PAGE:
The European Commission against Racism and Intolerance (ECRI) has just released its annual report.
The Annual Report always starts by discussing the main trends in the fields of racism, racial discrimination, xenophobia, antisemitism and intolerance in Europe. The first finding in its latest annual report is on “online hate”, and here is what it says:
“The Internet has become an important vehicle for promoting racism and intolerance. Hate speech through social media is rapidly increasing and has the potential to reach a much larger audience than extremist print media were able to reach previously. In this context, ECRI continues to recommend that member States sign and ratify the Council of Europe’s Additional Protocol to the Convention on Cybercrime, concerning the criminalisation of acts of a racist and xenophobic nature committed through computer systems.”
OHPI was set up because we foresaw how the Internet was being used to spread hate speech, and how social media had given bigots and hate groups a megaphone to spread their vile propaganda. We take no pleasure in seeing our warnings confirmed by the Council of Europe, the body under which ECRI operates. But at least, it means that countries around the world are waking up to the serious challenge that online hate speech present to our social fabric. We also whole heartedly endorse the call for states to sign and ratify the Council of Europe’s Additional Protocol to the Convention on Cybercrime. Australia is a non-member signatory to the main treaty and we continue to urge the Australian Government to also sign the Additional Protocol.
The report also confirms a dramatic rise in antisemitism, Islamophobia, transphobia and homophobia, and hate against asylum seekers and refugees.
On antisemitism, the report highlights a worrying rise in Holocaust denial and trivialisation of the Holocaust in some European countries. OHPI takes a very strong stand against Holocaust denial, and in fact, our online hate reporting tool has a specific sub-category to report Holocaust denial within the category of online antisemitism. A briefing we did in January discussed specifically how social media is used to promote Holocaust denial. Sadly, the response to our briefing on Facebook was so antisemitic, that we had to publish a follow-up briefing in response. One of our recent briefings also highlighted the role of YouTube as a tool for the promotion of Holocaust denial. We are currently discussing this problem with YouTube.
The report notes greater levels of antisemitism among Muslim youths, particularly during the Gaza conflict last year. The report states there is a “need to distinguish between criticism of the actions of Israel – to the extent that the latter is held to the same standards as any other state – and the public expression of racism and hatred of Jewish people in general”. OHPI published several briefings during the Gaza conflict highlighting how this trend could be observed in social media discourse. They can be viewed here, here and here.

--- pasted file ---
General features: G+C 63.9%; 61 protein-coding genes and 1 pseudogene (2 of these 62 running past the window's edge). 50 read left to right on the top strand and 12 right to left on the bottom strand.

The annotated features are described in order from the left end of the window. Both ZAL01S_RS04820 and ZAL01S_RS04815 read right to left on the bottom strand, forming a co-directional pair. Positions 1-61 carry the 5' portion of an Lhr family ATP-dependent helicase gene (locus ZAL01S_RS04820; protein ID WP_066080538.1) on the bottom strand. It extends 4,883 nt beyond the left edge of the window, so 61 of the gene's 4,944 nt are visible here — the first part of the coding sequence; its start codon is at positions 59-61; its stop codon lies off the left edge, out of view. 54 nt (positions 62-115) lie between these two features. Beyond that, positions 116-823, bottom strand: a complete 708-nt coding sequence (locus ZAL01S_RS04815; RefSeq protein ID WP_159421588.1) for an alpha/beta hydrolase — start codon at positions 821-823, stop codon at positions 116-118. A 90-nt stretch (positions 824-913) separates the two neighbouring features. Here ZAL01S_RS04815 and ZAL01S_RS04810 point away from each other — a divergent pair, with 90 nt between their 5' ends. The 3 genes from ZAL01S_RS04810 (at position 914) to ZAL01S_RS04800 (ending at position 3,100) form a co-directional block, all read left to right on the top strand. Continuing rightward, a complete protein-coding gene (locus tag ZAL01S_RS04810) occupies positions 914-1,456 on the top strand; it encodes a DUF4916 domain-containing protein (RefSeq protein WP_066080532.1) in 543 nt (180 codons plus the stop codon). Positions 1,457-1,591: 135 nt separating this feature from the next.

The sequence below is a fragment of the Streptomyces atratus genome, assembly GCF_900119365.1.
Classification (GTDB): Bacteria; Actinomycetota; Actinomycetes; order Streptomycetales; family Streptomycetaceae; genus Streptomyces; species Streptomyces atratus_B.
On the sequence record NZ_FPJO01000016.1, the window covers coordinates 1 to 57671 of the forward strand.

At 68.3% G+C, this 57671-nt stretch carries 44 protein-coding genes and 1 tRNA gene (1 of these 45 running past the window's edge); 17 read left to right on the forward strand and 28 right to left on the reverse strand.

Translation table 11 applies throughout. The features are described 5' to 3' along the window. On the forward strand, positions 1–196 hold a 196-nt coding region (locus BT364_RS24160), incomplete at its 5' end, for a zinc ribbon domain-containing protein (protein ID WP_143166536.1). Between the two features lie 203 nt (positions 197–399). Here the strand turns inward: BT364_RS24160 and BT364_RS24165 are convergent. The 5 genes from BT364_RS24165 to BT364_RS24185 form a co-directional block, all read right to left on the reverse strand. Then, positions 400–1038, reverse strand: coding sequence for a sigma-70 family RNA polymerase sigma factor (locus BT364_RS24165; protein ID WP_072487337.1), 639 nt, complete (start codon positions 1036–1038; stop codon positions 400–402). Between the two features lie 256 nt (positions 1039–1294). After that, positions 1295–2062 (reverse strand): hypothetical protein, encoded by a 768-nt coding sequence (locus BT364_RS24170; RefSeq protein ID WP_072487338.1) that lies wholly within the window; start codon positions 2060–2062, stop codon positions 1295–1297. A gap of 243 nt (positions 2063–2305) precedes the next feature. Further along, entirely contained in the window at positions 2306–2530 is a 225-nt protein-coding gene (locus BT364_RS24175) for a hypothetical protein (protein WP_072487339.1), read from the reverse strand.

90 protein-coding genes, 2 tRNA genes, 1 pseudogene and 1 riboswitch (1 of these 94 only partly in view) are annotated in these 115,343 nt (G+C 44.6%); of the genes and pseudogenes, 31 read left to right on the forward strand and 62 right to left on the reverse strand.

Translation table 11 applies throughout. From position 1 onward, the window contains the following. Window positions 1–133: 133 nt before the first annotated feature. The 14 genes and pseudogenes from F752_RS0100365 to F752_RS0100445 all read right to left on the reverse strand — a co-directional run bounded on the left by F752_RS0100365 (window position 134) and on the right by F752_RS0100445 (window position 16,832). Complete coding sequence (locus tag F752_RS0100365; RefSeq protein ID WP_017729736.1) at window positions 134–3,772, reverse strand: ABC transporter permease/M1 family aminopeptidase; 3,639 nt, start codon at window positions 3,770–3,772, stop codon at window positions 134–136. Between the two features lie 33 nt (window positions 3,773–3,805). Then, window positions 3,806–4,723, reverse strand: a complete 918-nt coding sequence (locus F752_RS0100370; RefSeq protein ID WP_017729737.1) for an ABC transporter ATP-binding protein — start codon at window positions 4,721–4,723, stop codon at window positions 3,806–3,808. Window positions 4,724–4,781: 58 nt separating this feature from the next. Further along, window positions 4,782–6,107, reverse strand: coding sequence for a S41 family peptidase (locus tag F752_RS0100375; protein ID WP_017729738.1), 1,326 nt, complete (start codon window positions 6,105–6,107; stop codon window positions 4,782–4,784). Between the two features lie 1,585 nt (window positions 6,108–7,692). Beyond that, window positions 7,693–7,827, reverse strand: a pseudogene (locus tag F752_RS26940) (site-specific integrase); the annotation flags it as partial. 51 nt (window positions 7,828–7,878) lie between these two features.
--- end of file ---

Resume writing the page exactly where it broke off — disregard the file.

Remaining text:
Commenting on Islamophobia, the report states that “the rise of extremist and violent Islamist movements is often manipulated to portray Muslims in general as unable and unwilling to integrate into European societies and therefore as a security threat”. In fact, portraying “Muslims as a security threat” is a social media trend that has been building for a few years on the Internet. OHPI’s 2013 report “Islamophobia on the Internet” detailed the many ways in which Muslims are subjected to generalised stereotyped hatred on the Internet on the basis of what a few extremist groups do. The trend has only worsened over the last year with the rise of Daesh (ISIS) in the Middle East.
OHPI welcomes the report’s forthright recommendation to criminalise “acts of a racist and xenophobic nature committed through computer systems”. In Australia the Commonwealth Criminal Code makes the use of the internet “to menace, harass or cause offence” a criminal offence throughout Australia (s 474.17). This can include activities which “menace, harass or cause offence” in a manner which is racist or xenophobic. The existing law needs to be used more by police and prosecutors.
In Australia racial vilification is not itself a criminal offence, but it is unlawful. We have previously called for S 18C, which makes it unlawful, to be expanded to also cover religious vilification. We have specifically called for the formulation of words in the Victorian Racial and Religious Tolerance Act (2001) to be used. This prohibits vilification “on the ground of the religious belief or activity of another person or class of persons”.
New legislation needs to be drafted carefully and take proper account of the role and responsibility of the posters, the administrators, and the social media platforms in posting, publishing and hosting online hate.
To read all publications by OHPI on racism, go here.
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